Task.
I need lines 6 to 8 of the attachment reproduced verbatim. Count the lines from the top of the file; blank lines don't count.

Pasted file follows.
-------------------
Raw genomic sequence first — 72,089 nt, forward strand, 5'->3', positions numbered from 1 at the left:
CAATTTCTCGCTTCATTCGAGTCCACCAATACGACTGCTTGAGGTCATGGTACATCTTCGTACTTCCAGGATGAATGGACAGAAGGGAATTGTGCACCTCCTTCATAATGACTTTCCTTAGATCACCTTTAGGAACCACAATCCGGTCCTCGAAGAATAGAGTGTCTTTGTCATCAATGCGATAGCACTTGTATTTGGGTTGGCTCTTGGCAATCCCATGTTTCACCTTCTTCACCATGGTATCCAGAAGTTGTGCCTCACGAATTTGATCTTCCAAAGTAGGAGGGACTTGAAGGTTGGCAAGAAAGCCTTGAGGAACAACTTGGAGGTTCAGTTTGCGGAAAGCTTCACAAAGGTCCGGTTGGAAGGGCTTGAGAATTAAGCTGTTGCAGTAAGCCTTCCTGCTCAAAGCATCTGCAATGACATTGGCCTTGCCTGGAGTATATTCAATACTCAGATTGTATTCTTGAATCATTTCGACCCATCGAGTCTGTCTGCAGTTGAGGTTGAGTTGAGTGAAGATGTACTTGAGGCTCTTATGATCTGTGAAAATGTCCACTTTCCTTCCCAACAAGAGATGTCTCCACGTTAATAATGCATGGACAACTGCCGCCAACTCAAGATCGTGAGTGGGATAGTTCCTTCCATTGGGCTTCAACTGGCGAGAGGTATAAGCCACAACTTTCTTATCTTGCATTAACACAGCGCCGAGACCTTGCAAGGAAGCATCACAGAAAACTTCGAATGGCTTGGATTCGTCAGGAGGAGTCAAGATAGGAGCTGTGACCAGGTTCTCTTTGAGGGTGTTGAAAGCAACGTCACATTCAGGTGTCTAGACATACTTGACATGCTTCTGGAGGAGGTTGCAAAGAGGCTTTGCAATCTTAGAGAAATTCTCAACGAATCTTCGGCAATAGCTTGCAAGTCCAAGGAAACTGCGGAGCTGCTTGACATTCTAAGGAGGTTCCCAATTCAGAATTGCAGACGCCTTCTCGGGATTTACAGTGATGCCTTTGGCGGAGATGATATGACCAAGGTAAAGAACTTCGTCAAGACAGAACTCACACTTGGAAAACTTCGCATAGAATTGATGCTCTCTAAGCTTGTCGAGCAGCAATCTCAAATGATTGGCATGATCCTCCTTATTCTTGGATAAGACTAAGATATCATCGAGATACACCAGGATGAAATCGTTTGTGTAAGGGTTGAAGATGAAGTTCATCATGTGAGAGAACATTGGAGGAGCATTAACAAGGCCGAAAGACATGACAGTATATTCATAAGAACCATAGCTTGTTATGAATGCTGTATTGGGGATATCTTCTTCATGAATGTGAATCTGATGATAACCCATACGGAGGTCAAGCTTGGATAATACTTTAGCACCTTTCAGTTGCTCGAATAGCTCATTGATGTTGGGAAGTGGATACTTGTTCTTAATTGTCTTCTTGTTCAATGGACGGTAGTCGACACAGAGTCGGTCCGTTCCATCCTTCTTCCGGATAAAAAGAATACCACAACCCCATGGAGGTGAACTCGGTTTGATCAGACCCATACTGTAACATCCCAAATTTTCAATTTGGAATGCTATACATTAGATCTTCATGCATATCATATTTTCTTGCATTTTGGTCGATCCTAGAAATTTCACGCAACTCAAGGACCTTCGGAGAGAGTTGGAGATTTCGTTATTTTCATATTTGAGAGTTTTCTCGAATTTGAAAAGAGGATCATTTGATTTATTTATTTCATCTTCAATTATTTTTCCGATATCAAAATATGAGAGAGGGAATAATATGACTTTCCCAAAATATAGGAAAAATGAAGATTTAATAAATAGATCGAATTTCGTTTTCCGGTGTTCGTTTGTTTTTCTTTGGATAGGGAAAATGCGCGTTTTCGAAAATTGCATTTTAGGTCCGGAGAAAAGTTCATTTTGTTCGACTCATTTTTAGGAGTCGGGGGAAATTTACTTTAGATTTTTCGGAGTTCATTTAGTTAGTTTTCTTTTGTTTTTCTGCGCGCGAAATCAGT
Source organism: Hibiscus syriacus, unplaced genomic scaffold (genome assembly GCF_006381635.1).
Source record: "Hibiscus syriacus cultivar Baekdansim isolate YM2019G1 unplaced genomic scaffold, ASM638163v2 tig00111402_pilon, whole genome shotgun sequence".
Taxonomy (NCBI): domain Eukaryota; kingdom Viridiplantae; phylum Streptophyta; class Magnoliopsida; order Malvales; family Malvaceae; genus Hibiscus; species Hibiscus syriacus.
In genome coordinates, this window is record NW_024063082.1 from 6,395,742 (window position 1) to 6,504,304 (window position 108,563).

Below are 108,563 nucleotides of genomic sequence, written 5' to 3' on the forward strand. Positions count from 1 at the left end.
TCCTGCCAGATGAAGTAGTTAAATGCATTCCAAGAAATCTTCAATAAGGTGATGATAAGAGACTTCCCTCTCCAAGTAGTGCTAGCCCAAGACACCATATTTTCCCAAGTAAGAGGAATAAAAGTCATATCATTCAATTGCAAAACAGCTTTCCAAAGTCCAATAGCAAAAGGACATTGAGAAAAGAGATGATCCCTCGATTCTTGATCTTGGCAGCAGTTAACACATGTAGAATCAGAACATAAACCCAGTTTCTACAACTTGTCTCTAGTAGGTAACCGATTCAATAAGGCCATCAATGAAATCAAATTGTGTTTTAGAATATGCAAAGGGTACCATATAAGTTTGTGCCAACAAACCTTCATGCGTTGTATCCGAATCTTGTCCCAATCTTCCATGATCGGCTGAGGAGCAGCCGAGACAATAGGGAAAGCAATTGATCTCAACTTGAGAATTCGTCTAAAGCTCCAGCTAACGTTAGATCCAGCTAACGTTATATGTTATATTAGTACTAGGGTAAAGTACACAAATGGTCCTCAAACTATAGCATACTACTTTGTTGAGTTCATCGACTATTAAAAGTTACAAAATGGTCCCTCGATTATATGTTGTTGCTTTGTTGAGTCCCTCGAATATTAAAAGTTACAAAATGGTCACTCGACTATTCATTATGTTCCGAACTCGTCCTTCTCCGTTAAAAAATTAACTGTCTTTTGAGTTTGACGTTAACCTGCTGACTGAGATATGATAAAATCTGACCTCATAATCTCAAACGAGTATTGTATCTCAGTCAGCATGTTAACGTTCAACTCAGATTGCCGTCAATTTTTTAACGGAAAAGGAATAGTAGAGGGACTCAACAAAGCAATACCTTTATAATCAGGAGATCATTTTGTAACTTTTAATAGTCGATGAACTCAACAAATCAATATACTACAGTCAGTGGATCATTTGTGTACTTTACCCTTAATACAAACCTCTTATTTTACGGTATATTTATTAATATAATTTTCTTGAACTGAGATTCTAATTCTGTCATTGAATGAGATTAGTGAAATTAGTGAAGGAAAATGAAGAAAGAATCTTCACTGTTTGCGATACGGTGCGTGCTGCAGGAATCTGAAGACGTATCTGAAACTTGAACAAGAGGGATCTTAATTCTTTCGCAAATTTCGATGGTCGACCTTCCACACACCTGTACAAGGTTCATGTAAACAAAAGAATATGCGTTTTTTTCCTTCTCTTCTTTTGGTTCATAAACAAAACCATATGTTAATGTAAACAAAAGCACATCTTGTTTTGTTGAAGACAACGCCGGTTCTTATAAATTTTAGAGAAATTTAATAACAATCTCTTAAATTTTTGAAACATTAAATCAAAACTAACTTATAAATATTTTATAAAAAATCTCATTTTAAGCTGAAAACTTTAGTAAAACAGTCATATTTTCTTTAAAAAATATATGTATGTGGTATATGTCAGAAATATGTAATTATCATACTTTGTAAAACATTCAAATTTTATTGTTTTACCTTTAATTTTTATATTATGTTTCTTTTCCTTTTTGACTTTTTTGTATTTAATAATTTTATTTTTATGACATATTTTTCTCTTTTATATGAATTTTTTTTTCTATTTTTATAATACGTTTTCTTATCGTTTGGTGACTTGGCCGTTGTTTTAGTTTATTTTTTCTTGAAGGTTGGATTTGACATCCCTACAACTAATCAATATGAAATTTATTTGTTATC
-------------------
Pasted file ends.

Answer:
In genome coordinates, this window is record NW_024063082.1 from 6,395,742 (window position 1) to 6,504,304 (window position 108,563).

Below are 108,563 nucleotides of genomic sequence, written 5' to 3' on the forward strand. Positions count from 1 at the left end.
TCCTGCCAGATGAAGTAGTTAAATGCATTCCAAGAAATCTTCAATAAGGTGATGATAAGAGACTTCCCTCTCCAAGTAGTGCTAGCCCAAGACACCATATTTTCCCAAGTAAGAGGAATAAAAGTCATATCATTCAATTGCAAAACAGCTTTCCAAAGTCCAATAGCAAAAGGACATTGAGAAAAGAGATGATCCCTCGATTCTTGATCTTGGCAGCAGTTAACACATGTAGAATCAGAACATAAACCCAGTTTCTACAACTTGTCTCTAGTAGGTAACCGATTCAATAAGGCCATCAATGAAATCAAATTGTGTTTTAGAATATGCAAAGGGTACCATATAAGTTTGTGCCAACAAACCTTCATGCGTTGTATCCGAATCTTGTCCCAATCTTCCATGATCGGCTGAGGAGCAGCCGAGACAATAGGGAAAGCAATTGATCTCAACTTGAGAATTCGTCTAAAGCTCCAGCTAACGTTAGATCCAGCTAACGTTATATGTTATATTAGTACTAGGGTAAAGTACACAAATGGTCCTCAAACTATAGCATACTACTTTGTTGAGTTCATCGACTATTAAAAGTTACAAAATGGTCCCTCGATTATATGTTGTTGCTTTGTTGAGTCCCTCGAATATTAAAAGTTACAAAATGGTCACTCGACTATTCATTATGTTCCGAACTCGTCCTTCTCCGTTAAAAAATTAACTGTCTTTTGAGTTTGACGTTAACCTGCTGACTGAGATATGATAAAATCTGACCTCATAATCTCAAACGAGTATTGTATCTCAGTCAGCATGTTAACGTTCAACTCAGATTGCCGTCAATTTTTTAACGGAAAAGGAATAGTAGAGGGACTCAACAAAGCAATACCTTTATAATCAGGAGATCATTTTGTAACTTTTAATAGTCGATGAACTCAACAAATCAATATACTACAGTCAGTGGATCATTTGTGTACTTTACCCTTAATACAAACCTCTTATTTTACGGTATATTTATTAATATAATTTTCTTGAACTGAGATTCTAATTCTGTCATTGAATGAGATTAGTGAAATTAGTGAAGGAAAATGAAGAAAGAATCTTCACTGTTTGCGATACGGTGCGTGCTGCAGGAATCTGAAGACGTATCTGAAACTTGAACAAGAGGGATCTTAATTCTTTCGCAAATTTCGATGGTCGACCTTCCACACACCTGTACAAGGTTCATGTAAACAAAAGAATATGCGTTTTTTTCCTTCTCTTCTTTTGGTTCATAAACAAAACCATATGTTAATGTAAACAAAAGCACATCTTGTTTTGTTGAAGACAACGCCGGTTCTTATAAATTTTAGAGAAATTTAATAACAATCTCTTAAATTTTTGAAACATTAAATCAAAACTAACTTATAAATATTTTATAAAAAATCTCATTTTAAGCTGAAAACTTTAGTAAAACAGTCATATTTTCTTTAAAAAATATATGTATGTGGTATATGTCAGAAATATGTAATTATCATACTTTGTAAAACATTCAAATTTTATTGTTTTACCTTTAATTTTTATATTATGTTTCTTTTCCTTTTTGACTTTTTTGTATTTAATAATTTTATTTTTATGACATATTTTTCTCTTTTATATGAATTTTTTTTTCTATTTTTATAATACGTTTTCTTATCGTTTGGTGACTTGGCCGTTGTTTTAGTTTATTTTTTCTTGAAGGTTGGATTTGACATCCCTACAACTAATCAATATGAAATTTATTTGTTATC